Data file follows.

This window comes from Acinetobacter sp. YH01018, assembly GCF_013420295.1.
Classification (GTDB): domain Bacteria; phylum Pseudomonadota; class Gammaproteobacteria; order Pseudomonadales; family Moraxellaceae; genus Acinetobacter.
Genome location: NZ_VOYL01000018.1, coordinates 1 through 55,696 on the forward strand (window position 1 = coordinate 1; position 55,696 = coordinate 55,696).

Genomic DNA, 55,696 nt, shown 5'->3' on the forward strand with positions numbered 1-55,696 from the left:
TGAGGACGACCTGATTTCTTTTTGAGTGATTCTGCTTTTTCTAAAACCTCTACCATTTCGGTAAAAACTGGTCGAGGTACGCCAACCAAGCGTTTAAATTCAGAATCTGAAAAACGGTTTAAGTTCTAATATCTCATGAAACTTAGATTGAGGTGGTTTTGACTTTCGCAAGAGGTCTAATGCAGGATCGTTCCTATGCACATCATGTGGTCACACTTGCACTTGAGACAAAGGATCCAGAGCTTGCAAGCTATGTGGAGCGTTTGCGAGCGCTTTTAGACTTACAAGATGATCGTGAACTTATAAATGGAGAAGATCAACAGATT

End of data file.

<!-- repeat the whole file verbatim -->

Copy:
This window comes from Acinetobacter sp. YH01018, assembly GCF_013420295.1.
Classification (GTDB): domain Bacteria; phylum Pseudomonadota; class Gammaproteobacteria; order Pseudomonadales; family Moraxellaceae; genus Acinetobacter.
Genome location: NZ_VOYL01000018.1, coordinates 1 through 55,696 on the forward strand (window position 1 = coordinate 1; position 55,696 = coordinate 55,696).

Genomic DNA, 55,696 nt, shown 5'->3' on the forward strand with positions numbered 1-55,696 from the left:
TGAGGACGACCTGATTTCTTTTTGAGTGATTCTGCTTTTTCTAAAACCTCTACCATTTCGGTAAAAACTGGTCGAGGTACGCCAACCAAGCGTTTAAATTCAGAATCTGAAAAACGGTTTAAGTTCTAATATCTCATGAAACTTAGATTGAGGTGGTTTTGACTTTCGCAAGAGGTCTAATGCAGGATCGTTCCTATGCACATCATGTGGTCACACTTGCACTTGAGACAAAGGATCCAGAGCTTGCAAGCTATGTGGAGCGTTTGCGAGCGCTTTTAGACTTACAAGATGATCGTGAACTTATAAATGGAGAAGATCAACAGATT